What Will Smith Learned From Star Wars, Rap Music, and Watching Dallas
This week marks the big screen return of Will Smith — Hollywood’s most bankable star — after a four year absence from acting, during which time the erstwhile Fresh Prince refocused his personal pursuit of happiness: namely, producing the burgeoning entertainment careers of kids Jaden and Willow Smith, while fine-tuning his own career. So where do you go when you’re already on top — or were, a few films ago? Back to the blockbuster well, if you’re Smith, whose Men in Black 3 headlines the latest step in a lifetime career plan that, he describes, began when he was just a kid himself.
“I like big movies,” admitted Smith to journalists at the Men in Black 3 press day in Los Angeles, “and the adjustment I’m making in my career right now is the clarity of what we’re saying with the movie. There has to be an idea, there has to be some message or some statement, for me.”
Even, say, in a threequel about aliens wreaking havoc on earth? Despite widespread reports of the chaotic Men in Black 3 production — filming without a finished script, for starters — Smith insists these essential messages are there to be found as viewers watch his Agent J traipse back in time to the 1960s to save the younger version of his partner, Agent K (played by Josh Brolin, channeling Tommy Lee Jones with uncanny aplomb).
“With Men in Black 3 we connected to the destructive nature of secrets,” he explained. “That idea whether you get that or not, when you look at it or think about it, that’s what we’re displaying, and how a relationship can get repaired and go to another level through the exposure of a secret.”
At the age of 43, the Oscar- and Golden Globe-nominated Smith is almost twice as old as he was when he first rose to popularity on his TV show The Fresh Prince of Bel-Air. And though he’s still got those baby faced looks and an effervescent energy about him, he espouses the kind of philosophical musings of someone who’s managed to avoid the pitfalls of fame through sheer determination.
“I control every interaction with every human being that I’m with,” he proclaimed. “That a person isn’t just an asshole, or a person isn’t crazy; if I’m aware, I can actually manage any situation with 98 percent of the people on Earth.”
Of course, there’s the odd fan who’ll go in for one too many kisses on the red carpet — like the Ukrainian journalist at the center of last week’s widely reported Men in Black 3 premiere incident (which occurred after this interview). “There are some lunatics that you just can’t do nothing with them,” Smith said with a smile, “but for the most part you play a part in every aspect of your life going the way you want, or not going the way that you want.”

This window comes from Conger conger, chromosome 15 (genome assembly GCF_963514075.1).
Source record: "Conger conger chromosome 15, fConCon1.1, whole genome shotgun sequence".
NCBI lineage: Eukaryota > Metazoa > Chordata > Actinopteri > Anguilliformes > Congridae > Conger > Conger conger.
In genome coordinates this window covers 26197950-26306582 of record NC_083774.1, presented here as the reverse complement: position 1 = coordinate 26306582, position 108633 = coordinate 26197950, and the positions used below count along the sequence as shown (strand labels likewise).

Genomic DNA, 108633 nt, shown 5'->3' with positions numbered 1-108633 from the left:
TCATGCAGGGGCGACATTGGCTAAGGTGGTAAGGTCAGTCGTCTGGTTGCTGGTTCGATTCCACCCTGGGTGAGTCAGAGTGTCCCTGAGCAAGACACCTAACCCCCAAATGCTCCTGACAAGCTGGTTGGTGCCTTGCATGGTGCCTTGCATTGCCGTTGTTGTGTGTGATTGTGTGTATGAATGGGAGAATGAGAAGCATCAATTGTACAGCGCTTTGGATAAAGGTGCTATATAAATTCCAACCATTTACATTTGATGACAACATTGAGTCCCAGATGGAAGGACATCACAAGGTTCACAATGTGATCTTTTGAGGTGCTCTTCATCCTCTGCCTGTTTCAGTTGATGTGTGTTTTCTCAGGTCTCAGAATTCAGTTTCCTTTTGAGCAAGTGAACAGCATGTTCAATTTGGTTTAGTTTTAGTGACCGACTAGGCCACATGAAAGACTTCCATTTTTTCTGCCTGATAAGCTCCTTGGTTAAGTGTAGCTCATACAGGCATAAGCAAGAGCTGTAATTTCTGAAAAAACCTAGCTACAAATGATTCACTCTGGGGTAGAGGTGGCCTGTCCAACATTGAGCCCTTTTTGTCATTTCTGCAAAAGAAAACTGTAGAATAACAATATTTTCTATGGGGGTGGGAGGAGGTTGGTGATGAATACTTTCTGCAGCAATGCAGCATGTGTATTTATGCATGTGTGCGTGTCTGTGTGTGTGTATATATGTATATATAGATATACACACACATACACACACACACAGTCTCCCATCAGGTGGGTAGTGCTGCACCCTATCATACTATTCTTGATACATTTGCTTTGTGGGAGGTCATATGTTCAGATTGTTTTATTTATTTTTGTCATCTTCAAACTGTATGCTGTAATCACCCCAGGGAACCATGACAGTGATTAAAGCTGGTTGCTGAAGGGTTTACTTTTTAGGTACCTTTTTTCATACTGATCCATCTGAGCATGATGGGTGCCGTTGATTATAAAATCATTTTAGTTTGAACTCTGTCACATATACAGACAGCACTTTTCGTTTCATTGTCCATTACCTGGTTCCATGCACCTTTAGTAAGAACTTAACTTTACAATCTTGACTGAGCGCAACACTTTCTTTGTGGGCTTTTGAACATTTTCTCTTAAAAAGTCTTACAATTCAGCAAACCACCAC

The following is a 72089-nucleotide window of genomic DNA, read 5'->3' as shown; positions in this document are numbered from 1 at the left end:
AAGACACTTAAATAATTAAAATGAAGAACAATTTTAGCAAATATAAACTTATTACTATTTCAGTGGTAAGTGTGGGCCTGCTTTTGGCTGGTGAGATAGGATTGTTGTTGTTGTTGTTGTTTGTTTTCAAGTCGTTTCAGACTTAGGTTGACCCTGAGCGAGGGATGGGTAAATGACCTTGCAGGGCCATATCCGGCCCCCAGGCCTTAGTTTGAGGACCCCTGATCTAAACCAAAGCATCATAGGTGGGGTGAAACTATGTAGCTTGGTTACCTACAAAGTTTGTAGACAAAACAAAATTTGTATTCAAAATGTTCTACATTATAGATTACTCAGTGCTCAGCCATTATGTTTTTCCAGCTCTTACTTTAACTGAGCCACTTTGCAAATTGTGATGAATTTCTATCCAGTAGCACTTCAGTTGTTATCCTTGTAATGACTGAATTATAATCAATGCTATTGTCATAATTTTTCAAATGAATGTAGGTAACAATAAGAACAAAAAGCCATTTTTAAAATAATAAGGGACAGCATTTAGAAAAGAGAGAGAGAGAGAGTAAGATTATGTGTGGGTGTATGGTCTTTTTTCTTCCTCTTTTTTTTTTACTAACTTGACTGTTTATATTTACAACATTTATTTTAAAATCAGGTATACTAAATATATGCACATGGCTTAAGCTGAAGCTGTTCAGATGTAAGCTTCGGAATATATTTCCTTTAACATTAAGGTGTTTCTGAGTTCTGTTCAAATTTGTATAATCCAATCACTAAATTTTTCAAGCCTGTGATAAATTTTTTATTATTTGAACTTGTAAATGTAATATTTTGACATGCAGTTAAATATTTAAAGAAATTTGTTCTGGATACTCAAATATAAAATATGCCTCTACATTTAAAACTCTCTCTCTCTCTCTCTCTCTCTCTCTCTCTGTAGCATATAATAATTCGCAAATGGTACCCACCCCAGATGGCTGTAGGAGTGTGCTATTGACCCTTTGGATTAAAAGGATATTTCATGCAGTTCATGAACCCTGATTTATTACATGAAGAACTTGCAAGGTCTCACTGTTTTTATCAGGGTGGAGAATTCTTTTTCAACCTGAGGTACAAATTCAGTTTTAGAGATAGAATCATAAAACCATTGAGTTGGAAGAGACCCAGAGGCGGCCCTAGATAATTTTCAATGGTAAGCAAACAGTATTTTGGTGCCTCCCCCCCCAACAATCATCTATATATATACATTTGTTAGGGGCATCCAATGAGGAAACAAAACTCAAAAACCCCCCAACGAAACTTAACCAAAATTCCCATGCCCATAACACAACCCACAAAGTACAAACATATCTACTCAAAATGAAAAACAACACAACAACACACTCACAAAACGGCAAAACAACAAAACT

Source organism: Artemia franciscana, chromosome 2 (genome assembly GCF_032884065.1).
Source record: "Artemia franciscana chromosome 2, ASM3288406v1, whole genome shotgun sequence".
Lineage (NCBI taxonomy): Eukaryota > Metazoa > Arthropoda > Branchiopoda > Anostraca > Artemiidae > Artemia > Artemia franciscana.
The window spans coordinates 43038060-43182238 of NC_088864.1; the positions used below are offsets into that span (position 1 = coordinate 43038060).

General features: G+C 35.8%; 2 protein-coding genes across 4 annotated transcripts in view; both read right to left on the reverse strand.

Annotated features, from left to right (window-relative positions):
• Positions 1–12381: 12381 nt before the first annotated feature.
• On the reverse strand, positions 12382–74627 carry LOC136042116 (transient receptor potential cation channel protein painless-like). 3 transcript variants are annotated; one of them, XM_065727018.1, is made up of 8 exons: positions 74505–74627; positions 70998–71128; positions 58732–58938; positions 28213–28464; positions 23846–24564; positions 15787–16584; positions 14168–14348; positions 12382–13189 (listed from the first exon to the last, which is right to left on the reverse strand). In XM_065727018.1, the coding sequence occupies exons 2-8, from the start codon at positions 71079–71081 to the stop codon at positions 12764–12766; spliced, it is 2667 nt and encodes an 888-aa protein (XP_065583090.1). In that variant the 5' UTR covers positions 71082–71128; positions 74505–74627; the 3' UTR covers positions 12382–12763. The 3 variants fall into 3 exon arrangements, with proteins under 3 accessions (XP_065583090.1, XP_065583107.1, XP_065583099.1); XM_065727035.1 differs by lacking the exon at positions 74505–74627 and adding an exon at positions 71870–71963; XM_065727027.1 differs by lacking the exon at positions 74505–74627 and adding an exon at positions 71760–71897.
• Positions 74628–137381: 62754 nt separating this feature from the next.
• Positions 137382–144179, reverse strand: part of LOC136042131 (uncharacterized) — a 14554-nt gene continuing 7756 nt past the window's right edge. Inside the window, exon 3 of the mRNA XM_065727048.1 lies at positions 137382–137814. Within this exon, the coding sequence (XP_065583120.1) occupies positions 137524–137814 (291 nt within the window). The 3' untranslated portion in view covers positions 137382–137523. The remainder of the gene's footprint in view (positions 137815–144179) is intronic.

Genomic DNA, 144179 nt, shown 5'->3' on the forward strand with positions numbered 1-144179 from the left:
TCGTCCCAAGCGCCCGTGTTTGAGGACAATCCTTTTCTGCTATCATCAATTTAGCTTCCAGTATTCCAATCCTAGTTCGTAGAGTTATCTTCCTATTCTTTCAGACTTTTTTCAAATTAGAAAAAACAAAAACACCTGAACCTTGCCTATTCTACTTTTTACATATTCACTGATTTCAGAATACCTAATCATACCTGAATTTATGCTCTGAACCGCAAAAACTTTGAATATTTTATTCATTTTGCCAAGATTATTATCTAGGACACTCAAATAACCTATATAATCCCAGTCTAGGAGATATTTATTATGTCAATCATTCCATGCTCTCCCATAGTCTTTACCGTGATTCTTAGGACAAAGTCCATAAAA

That self-determining secret to success is something that Smith also says he and wife Jada Pinkett-Smith try to impart to their children, Willow and Jaden. “The idea of failure is a label,” said Smith. “It has no bearing on what actually happened. What actually happened can turn out to be the best thing that ever happened to you if you decide that it’s the best thing that ever happened to you. So for me, the big thing with my kids is you have to control how you label things, because they’re going to become what you say it is. It’s very important to me that they understand the power they have to create the lives that they want.”
“Willow, for example — we were getting flack for letting Willow cut her hair," he said. "If I teach her that I’m in charge of whether or not she can touch her hair, she’s going to replace me with some other man when she goes out in the world. Now, she can’t cut my hair! [Laughs] But that’s her hair. To me it’s more about lumping the responsibility on them for their lives, as much weight as they can hold without breaking… that’s what we try to give them until they can hold the full weight of their lives.”
[To son Jaden, with whom Smith co-starred in The Pursuit of Happyness and appears in M. Night Shyamalan’s After Earth: “I tell him all the time, ‘Son, I’m going to teach you everything that I know — and if you work hard, you can be the second biggest movie star in the world.’”]
This brings Smith full circle, in a way, with the roots of his own success, which he credits to soaking up the pop cultural trifecta of Star Wars, hip-hop, and TV’s Dallas as a child.
“It just felt like somehow the limits got knocked off after I saw [Star Wars],” Smith recalled. He was 10 years-old when he first saw the sci-fi classic. “It coincided right with the time that ‘Rapper’s Delight’ came out, so it was the introduction to rap music and Star Wars in the same year. Rap music was something that only people in New York did, and it was separate and you couldn’t get it, but part of the experience of Star Wars made me think, ‘Oh, I can rap.’ My mind got expanded in a way that’s really hard to explain.”
Add to that the sprawling estate that the Ewing family lived on in Dallas and Smith’s lifelong inspiration was set. “Grown people lived on the property and came to breakfast and everybody worked in the family business, and I was like, ‘I want that!’” he exclaimed. “So I’ve been like a mad scientist trying to build Dallas through Star Wars and rap music.”
Men in Black 3 is in theaters Friday.